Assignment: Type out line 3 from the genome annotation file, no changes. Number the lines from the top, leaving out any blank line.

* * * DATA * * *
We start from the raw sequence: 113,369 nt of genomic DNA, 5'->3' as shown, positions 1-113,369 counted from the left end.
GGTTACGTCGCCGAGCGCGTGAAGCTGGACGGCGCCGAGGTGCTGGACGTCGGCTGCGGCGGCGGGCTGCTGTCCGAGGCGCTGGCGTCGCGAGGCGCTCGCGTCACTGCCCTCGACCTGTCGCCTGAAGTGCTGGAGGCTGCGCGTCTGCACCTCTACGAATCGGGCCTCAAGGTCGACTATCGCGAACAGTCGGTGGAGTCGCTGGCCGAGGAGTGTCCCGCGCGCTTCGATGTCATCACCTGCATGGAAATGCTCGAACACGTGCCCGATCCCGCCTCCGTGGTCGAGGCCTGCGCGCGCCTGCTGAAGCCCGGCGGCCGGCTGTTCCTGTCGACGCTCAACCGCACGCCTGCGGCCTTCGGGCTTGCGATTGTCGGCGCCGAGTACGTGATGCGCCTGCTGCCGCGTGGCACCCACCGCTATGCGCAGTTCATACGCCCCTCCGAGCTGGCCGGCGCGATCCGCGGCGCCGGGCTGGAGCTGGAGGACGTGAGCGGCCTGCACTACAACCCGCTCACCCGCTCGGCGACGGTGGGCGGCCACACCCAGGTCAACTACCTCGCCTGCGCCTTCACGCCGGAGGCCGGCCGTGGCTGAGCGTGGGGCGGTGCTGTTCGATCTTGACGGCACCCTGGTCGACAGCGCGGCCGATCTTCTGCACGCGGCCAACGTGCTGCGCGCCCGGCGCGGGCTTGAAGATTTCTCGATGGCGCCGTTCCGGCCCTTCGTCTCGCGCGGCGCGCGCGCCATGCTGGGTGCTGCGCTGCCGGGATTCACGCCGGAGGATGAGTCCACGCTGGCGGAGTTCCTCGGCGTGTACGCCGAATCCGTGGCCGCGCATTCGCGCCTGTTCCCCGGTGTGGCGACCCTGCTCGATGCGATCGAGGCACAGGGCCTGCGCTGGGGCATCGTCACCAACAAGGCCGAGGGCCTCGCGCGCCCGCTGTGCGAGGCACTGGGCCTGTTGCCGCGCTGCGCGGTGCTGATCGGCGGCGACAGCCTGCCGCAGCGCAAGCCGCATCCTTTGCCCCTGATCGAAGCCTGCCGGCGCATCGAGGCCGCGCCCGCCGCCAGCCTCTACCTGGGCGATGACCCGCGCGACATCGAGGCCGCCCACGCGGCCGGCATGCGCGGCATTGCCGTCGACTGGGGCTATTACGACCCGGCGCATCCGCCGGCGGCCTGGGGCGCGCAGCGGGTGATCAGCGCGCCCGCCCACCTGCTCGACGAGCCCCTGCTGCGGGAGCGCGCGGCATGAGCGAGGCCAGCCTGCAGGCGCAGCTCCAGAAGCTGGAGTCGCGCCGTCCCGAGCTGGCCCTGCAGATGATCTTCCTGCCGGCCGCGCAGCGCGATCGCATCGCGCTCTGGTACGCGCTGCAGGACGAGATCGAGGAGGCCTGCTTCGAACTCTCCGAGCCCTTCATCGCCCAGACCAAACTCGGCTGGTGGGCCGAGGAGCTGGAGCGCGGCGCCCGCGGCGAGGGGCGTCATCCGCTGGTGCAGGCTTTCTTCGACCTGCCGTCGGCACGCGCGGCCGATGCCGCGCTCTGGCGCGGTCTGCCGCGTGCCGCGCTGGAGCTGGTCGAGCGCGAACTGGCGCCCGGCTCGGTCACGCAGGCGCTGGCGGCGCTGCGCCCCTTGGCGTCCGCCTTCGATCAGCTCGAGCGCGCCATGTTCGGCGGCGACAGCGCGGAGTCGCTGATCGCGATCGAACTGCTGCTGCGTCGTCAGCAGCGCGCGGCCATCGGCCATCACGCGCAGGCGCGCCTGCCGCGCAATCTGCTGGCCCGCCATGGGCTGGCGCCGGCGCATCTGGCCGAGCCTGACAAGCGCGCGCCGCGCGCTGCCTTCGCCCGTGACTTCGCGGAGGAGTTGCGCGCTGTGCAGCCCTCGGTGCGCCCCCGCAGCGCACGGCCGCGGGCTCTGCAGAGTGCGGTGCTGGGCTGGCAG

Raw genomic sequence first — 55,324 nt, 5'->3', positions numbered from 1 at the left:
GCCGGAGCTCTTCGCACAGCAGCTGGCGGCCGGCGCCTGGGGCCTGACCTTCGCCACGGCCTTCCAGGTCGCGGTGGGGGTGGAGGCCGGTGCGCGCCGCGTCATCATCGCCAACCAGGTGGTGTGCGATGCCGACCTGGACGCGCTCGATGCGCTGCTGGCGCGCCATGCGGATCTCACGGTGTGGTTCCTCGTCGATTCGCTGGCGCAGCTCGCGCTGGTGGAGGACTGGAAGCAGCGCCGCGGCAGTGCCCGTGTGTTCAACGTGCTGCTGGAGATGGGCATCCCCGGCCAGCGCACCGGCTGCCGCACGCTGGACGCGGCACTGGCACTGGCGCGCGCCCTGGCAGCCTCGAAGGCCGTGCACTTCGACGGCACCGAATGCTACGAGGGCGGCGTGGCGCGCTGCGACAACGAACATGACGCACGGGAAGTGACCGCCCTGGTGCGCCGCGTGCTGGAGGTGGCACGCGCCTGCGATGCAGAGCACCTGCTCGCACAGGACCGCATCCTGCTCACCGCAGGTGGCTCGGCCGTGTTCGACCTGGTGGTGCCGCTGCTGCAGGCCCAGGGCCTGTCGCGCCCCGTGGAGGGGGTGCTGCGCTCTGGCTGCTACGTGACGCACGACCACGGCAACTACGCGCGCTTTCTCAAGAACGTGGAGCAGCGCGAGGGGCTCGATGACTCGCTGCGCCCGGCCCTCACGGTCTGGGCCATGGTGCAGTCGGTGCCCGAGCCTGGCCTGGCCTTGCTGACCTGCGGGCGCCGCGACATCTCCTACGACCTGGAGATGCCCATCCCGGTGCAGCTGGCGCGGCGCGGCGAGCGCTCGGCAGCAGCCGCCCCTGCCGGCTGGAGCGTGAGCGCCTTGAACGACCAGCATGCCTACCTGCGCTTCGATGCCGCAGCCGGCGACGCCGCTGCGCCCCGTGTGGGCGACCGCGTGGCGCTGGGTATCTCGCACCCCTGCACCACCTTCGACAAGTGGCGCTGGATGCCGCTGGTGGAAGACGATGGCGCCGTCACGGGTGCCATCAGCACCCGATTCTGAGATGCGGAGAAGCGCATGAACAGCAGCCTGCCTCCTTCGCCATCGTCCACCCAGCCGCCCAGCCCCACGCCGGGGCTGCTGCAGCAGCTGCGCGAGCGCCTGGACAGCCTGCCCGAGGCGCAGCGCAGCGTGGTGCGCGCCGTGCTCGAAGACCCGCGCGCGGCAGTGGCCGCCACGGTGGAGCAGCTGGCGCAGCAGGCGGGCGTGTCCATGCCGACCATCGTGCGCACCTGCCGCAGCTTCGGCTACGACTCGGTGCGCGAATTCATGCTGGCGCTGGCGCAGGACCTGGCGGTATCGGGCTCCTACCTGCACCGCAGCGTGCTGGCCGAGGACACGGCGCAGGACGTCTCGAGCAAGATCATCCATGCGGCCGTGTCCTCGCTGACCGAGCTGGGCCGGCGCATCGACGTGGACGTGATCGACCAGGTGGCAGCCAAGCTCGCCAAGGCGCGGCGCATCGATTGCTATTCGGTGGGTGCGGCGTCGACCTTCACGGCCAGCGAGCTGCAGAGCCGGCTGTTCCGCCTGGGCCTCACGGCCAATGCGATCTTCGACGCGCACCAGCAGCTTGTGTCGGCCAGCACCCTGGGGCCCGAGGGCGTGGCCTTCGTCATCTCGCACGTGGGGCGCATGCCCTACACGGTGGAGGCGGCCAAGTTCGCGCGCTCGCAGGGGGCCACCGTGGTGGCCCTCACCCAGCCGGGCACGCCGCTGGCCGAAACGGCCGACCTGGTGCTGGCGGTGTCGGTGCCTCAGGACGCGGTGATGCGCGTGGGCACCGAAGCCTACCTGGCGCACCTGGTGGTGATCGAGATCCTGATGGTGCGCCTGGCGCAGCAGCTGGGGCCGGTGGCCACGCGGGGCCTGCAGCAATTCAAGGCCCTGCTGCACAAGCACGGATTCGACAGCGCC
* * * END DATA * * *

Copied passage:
Raw genomic sequence first — 55,324 nt, 5'->3', positions numbered from 1 at the left: